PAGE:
Household Wealth: Has It Recovered?
William T. Gavin
Federal Reserve Bank of St. Louis Economic Synopses, 2013, No. 16




Adjusting for inflation, population growth, and a risk-free real interest rate shows there is still a substantial gap between the peak of household wealth in 2007 and the level today.

The 2012:Q4 flow of funds data released on March 7, 2013, by the Federal Reserve reported that the net worth of households and nonprofit organizations rose to $66.1 trillion.1 Taking this as a measure of household wealth, the financial press reported that household wealth had risen to within 2 percent of its previous (pre-recession) peak in 2007:Q3. Determining whether households are nearly as wealthy now as then is complicated. Hard-to-measure factors, such as human capital, the distribution of wealth, and the tax liabilities of the wealthy, could be considered in a more extensive analysis. Here, I make a determination that depends on some factors more easily measured—population growth, inflation, and a risk-free real interest rate. The risk-free real interest rate matters because it determines how large the flow of future real consumption guaranteed from a given amount of wealth can be.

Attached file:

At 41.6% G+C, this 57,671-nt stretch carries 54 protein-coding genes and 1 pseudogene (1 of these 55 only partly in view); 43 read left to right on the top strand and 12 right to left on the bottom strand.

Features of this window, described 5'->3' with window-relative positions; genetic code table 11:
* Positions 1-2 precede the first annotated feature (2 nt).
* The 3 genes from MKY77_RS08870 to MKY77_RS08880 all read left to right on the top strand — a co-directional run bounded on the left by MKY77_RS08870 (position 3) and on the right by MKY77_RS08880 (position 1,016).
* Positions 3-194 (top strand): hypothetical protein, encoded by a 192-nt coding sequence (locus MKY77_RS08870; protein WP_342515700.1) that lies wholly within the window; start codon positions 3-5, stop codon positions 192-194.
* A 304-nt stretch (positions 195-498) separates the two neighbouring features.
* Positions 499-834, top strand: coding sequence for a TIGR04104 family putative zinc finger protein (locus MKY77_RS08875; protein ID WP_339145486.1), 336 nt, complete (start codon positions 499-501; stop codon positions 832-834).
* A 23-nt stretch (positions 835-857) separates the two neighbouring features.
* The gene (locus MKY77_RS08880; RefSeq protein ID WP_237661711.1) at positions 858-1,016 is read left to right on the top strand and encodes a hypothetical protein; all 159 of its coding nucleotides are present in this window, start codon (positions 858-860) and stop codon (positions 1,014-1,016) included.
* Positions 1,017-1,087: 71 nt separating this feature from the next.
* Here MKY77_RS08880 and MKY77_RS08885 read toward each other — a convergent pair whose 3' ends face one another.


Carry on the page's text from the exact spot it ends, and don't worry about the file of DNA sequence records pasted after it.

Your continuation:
I use the chain price index for personal consumption expenditures (PCE) to deflate nominal household wealth. I also divide total wealth by the population of the United States. To account for changes in the real interest rate, I assume a representative household that wants a constant monthly income for the next 10 years. The household invests in a 10-year annuity indexed for inflation with no default risk. The inflation-adjusted risk-free real interest rate is measured by the rate on long-term Treasury inflation-protected securities (TIPS). Annuity payments are similar to mortgage payments. For example, when a bank makes a 10-year conventional fixed-rate mortgage loan, it receives a fixed amount each month for 120 months, at which time the mortgage is paid off and monthly payments end. An annuity pays the holder in a similar fashion.